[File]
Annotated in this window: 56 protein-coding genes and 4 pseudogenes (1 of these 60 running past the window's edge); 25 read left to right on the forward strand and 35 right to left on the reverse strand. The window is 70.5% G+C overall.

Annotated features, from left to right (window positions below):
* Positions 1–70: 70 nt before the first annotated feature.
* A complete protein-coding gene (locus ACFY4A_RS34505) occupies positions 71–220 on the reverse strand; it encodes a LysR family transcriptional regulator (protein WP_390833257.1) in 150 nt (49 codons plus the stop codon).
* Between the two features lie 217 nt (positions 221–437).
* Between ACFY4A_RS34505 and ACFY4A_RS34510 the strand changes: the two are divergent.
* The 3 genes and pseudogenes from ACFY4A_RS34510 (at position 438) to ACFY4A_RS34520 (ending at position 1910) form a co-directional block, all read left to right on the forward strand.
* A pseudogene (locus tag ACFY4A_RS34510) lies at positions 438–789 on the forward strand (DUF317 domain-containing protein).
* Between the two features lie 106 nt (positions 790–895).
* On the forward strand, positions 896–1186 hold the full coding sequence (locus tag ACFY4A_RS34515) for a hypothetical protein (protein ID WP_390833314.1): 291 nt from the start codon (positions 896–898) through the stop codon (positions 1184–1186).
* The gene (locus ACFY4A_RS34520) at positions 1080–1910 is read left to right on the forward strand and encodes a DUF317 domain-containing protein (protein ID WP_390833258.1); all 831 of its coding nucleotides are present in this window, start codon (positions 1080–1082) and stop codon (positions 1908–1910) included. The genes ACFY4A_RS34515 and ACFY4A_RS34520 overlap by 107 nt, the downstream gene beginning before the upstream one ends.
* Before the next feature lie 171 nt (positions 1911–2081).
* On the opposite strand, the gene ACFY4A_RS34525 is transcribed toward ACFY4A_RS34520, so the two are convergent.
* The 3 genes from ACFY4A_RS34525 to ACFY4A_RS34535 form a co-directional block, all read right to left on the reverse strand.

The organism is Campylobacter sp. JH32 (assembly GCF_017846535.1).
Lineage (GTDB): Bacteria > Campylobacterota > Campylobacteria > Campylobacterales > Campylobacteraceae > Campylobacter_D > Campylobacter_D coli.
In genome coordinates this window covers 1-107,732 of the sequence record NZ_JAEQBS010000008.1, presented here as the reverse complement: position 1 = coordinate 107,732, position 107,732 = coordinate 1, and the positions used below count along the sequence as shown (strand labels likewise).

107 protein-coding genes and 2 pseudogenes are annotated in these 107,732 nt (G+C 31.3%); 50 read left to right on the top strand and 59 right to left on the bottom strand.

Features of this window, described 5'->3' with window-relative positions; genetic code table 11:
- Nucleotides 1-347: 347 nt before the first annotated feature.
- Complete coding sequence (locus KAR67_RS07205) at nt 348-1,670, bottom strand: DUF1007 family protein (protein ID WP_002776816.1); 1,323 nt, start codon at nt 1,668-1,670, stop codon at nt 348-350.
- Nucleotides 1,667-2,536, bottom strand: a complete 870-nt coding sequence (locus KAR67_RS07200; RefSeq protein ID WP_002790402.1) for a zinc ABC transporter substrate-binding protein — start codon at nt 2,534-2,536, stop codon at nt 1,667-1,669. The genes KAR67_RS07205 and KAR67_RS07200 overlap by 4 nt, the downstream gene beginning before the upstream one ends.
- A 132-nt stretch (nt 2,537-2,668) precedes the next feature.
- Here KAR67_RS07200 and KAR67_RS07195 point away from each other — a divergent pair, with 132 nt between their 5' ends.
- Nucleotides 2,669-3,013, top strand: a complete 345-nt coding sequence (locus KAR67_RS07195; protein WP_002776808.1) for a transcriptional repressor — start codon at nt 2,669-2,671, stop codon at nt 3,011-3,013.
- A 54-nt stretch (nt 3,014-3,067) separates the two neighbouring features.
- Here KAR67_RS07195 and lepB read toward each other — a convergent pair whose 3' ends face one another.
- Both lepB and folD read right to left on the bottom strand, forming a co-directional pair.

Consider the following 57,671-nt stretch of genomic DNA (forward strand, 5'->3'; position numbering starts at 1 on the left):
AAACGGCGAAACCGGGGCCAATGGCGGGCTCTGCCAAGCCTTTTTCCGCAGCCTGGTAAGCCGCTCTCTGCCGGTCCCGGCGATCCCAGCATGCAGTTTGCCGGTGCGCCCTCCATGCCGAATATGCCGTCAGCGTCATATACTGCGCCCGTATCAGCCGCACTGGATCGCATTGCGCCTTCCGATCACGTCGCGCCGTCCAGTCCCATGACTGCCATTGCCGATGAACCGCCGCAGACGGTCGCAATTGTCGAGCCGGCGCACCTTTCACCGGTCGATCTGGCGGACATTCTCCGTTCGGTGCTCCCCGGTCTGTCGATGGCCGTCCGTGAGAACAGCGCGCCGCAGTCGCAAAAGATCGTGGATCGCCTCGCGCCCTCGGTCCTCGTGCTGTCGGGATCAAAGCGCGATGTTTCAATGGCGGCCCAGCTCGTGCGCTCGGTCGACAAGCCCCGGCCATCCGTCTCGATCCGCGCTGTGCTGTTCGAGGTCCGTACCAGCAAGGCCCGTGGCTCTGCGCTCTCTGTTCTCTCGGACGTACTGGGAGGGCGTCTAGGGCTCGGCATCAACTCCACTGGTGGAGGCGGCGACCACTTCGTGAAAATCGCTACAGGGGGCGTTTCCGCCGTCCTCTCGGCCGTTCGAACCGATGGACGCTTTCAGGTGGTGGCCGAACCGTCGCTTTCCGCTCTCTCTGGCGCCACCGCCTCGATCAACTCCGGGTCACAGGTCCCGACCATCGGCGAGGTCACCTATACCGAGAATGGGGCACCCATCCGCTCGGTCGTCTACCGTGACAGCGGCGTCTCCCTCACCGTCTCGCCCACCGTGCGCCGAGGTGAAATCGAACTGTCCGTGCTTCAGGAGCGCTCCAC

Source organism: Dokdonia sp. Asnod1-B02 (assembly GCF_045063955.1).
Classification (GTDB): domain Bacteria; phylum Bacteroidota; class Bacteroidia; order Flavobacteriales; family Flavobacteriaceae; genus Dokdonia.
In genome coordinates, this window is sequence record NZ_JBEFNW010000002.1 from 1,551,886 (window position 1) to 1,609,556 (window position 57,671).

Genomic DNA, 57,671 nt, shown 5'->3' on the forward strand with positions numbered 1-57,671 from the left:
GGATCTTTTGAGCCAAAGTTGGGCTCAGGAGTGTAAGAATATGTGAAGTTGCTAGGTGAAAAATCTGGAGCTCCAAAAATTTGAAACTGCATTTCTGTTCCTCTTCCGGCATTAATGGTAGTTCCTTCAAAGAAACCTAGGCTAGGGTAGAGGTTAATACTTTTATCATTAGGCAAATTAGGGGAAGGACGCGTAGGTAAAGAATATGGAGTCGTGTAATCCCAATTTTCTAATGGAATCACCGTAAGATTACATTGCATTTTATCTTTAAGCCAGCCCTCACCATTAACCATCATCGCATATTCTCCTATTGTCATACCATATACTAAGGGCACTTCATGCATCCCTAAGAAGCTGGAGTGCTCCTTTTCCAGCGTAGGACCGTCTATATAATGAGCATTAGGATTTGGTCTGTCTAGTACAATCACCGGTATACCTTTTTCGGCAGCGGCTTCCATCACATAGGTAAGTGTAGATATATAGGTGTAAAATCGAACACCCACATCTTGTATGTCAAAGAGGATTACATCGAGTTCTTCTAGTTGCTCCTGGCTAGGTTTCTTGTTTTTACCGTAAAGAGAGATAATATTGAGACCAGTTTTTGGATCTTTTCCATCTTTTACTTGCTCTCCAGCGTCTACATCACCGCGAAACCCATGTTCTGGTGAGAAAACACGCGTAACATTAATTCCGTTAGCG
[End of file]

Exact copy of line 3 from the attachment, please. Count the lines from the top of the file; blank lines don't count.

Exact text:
* Positions 1–70: 70 nt before the first annotated feature.